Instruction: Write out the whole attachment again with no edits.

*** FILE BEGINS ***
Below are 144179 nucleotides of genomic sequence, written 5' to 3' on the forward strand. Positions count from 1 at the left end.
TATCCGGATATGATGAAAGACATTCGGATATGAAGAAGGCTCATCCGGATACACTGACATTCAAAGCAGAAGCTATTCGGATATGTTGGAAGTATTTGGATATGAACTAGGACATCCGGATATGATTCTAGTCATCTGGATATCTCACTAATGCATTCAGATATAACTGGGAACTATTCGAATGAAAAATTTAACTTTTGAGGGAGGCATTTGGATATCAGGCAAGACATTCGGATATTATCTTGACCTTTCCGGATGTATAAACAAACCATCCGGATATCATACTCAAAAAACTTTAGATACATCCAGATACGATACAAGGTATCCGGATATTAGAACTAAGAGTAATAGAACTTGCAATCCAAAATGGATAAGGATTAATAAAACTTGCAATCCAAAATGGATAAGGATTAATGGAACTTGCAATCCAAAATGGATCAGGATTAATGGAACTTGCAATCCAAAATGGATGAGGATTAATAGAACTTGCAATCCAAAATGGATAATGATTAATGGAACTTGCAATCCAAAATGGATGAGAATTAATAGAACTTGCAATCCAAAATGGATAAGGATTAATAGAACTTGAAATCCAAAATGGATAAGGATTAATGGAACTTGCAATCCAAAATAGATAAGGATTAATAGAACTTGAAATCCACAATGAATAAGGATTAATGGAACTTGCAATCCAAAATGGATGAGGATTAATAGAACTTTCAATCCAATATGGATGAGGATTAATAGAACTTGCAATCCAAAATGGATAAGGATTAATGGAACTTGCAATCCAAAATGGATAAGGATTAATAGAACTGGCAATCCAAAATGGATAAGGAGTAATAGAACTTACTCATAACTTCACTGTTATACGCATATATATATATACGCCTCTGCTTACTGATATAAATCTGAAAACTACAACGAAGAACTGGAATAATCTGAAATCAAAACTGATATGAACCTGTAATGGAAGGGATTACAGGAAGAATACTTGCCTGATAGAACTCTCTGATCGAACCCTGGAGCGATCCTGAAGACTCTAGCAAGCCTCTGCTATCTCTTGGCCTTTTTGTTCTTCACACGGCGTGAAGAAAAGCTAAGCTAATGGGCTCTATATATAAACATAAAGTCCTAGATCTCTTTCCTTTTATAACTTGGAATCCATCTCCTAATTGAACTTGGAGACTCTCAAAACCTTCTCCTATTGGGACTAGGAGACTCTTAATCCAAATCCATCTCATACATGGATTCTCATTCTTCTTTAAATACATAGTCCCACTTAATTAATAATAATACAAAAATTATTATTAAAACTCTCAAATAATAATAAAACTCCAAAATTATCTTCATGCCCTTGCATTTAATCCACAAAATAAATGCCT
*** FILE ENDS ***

Below are 144179 nucleotides of genomic sequence, written 5' to 3' on the forward strand. Positions count from 1 at the left end.
TATCCGGATATGATGAAAGACATTCGGATATGAAGAAGGCTCATCCGGATACACTGACATTCAAAGCAGAAGCTATTCGGATATGTTGGAAGTATTTGGATATGAACTAGGACATCCGGATATGATTCTAGTCATCTGGATATCTCACTAATGCATTCAGATATAACTGGGAACTATTCGAATGAAAAATTTAACTTTTGAGGGAGGCATTTGGATATCAGGCAAGACATTCGGATATTATCTTGACCTTTCCGGATGTATAAACAAACCATCCGGATATCATACTCAAAAAACTTTAGATACATCCAGATACGATACAAGGTATCCGGATATTAGAACTAAGAGTAATAGAACTTGCAATCCAAAATGGATAAGGATTAATAAAACTTGCAATCCAAAATGGATAAGGATTAATGGAACTTGCAATCCAAAATGGATCAGGATTAATGGAACTTGCAATCCAAAATGGATGAGGATTAATAGAACTTGCAATCCAAAATGGATAATGATTAATGGAACTTGCAATCCAAAATGGATGAGAATTAATAGAACTTGCAATCCAAAATGGATAAGGATTAATAGAACTTGAAATCCAAAATGGATAAGGATTAATGGAACTTGCAATCCAAAATAGATAAGGATTAATAGAACTTGAAATCCACAATGAATAAGGATTAATGGAACTTGCAATCCAAAATGGATGAGGATTAATAGAACTTTCAATCCAATATGGATGAGGATTAATAGAACTTGCAATCCAAAATGGATAAGGATTAATGGAACTTGCAATCCAAAATGGATAAGGATTAATAGAACTGGCAATCCAAAATGGATAAGGAGTAATAGAACTTACTCATAACTTCACTGTTATACGCATATATATATATACGCCTCTGCTTACTGATATAAATCTGAAAACTACAACGAAGAACTGGAATAATCTGAAATCAAAACTGATATGAACCTGTAATGGAAGGGATTACAGGAAGAATACTTGCCTGATAGAACTCTCTGATCGAACCCTGGAGCGATCCTGAAGACTCTAGCAAGCCTCTGCTATCTCTTGGCCTTTTTGTTCTTCACACGGCGTGAAGAAAAGCTAAGCTAATGGGCTCTATATATAAACATAAAGTCCTAGATCTCTTTCCTTTTATAACTTGGAATCCATCTCCTAATTGAACTTGGAGACTCTCAAAACCTTCTCCTATTGGGACTAGGAGACTCTTAATCCAAATCCATCTCATACATGGATTCTCATTCTTCTTTAAATACATAGTCCCACTTAATTAATAATAATACAAAAATTATTATTAAAACTCTCAAATAATAATAAAACTCCAAAATTATCTTCATGCCCTTGCATTTAATCCACAAAATAAATGCCT